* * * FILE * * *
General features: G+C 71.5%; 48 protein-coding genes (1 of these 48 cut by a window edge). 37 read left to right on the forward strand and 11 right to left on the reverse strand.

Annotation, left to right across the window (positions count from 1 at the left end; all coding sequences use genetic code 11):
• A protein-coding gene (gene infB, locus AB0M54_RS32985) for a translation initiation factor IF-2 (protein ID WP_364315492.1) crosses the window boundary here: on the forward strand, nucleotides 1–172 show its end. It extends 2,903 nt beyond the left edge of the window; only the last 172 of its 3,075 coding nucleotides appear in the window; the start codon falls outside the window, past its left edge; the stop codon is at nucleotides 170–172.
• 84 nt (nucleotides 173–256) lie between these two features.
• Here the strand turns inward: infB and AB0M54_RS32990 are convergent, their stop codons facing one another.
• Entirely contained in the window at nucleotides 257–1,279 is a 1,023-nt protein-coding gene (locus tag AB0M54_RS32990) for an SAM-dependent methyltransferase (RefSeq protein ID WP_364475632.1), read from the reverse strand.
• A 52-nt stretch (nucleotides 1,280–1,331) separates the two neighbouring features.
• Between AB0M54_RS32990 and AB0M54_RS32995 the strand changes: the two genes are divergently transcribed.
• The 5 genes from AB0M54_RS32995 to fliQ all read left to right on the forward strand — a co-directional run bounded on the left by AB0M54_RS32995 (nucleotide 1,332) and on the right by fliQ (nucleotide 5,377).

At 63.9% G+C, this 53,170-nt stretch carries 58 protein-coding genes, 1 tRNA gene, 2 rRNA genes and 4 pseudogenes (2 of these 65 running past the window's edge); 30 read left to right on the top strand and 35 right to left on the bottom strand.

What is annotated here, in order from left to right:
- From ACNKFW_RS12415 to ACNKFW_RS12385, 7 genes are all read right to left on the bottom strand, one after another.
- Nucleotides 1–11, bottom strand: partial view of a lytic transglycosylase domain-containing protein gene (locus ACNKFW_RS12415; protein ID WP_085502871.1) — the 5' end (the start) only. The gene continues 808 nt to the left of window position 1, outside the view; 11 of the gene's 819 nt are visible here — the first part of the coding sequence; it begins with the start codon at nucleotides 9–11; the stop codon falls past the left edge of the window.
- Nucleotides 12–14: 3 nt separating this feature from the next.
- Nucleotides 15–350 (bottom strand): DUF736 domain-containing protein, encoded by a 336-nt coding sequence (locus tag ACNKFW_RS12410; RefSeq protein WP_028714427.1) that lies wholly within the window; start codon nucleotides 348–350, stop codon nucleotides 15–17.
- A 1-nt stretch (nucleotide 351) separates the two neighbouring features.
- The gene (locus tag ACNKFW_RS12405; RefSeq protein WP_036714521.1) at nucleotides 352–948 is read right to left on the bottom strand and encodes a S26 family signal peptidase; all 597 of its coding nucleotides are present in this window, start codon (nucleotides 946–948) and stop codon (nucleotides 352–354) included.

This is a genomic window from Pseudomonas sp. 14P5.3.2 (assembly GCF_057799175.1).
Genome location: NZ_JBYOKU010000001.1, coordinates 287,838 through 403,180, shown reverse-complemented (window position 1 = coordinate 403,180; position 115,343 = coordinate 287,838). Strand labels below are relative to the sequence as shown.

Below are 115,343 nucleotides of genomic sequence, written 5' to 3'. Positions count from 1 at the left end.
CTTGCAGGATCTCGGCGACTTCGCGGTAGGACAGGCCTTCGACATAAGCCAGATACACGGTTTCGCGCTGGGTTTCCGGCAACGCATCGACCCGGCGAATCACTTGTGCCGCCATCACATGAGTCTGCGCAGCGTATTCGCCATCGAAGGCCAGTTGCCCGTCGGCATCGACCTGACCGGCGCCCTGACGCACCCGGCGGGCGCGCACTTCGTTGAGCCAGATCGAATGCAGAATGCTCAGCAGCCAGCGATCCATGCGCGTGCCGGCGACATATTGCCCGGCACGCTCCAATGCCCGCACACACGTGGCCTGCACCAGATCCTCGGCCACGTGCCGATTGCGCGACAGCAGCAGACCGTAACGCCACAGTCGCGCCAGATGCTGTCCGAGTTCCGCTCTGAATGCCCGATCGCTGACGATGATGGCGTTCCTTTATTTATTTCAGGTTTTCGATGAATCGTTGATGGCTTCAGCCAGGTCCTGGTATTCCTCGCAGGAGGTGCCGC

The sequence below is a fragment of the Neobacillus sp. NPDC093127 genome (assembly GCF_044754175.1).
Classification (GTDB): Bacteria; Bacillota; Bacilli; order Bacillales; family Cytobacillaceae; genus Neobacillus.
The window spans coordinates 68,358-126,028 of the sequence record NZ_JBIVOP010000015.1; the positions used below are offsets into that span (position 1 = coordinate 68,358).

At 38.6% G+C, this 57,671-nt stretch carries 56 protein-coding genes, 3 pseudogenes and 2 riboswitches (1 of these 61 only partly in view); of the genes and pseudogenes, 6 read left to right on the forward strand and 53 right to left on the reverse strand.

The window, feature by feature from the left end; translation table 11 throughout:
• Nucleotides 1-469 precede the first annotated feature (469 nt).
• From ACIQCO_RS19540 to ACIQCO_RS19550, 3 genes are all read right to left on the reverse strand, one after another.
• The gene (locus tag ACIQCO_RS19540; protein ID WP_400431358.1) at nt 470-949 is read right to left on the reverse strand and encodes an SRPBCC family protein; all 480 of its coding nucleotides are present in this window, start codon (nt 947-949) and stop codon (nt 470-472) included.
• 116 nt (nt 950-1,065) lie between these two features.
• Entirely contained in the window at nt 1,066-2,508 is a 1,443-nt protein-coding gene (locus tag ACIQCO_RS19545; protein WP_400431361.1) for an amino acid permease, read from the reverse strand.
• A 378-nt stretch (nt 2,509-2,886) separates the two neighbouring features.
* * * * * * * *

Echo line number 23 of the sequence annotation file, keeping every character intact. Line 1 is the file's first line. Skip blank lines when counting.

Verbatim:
Classification (GTDB): Bacteria; Bacillota; Bacilli; order Bacillales; family Cytobacillaceae; genus Neobacillus.